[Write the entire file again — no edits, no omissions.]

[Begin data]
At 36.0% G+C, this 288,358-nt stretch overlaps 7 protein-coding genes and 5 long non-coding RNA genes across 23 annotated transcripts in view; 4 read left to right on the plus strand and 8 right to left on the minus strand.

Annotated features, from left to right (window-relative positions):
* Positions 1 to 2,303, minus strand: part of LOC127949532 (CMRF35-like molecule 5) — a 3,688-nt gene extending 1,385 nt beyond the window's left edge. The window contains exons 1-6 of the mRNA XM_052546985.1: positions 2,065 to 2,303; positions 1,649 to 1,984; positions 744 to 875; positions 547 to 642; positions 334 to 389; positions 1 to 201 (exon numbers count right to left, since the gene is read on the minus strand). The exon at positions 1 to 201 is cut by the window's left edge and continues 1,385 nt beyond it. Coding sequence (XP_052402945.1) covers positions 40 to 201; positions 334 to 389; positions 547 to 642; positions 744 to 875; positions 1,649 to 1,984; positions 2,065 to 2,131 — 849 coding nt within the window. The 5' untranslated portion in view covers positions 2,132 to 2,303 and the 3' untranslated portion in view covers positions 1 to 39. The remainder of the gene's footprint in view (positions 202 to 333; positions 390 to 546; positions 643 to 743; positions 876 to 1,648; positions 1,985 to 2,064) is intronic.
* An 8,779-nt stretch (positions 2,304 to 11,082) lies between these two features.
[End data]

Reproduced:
At 36.0% G+C, this 288,358-nt stretch overlaps 7 protein-coding genes and 5 long non-coding RNA genes across 23 annotated transcripts in view; 4 read left to right on the plus strand and 8 right to left on the minus strand.

Annotated features, from left to right (window-relative positions):
* Positions 1 to 2,303, minus strand: part of LOC127949532 (CMRF35-like molecule 5) — a 3,688-nt gene extending 1,385 nt beyond the window's left edge. The window contains exons 1-6 of the mRNA XM_052546985.1: positions 2,065 to 2,303; positions 1,649 to 1,984; positions 744 to 875; positions 547 to 642; positions 334 to 389; positions 1 to 201 (exon numbers count right to left, since the gene is read on the minus strand). The exon at positions 1 to 201 is cut by the window's left edge and continues 1,385 nt beyond it. Coding sequence (XP_052402945.1) covers positions 40 to 201; positions 334 to 389; positions 547 to 642; positions 744 to 875; positions 1,649 to 1,984; positions 2,065 to 2,131 — 849 coding nt within the window. The 5' untranslated portion in view covers positions 2,132 to 2,303 and the 3' untranslated portion in view covers positions 1 to 39. The remainder of the gene's footprint in view (positions 202 to 333; positions 390 to 546; positions 643 to 743; positions 876 to 1,648; positions 1,985 to 2,064) is intronic.
* An 8,779-nt stretch (positions 2,304 to 11,082) lies between these two features.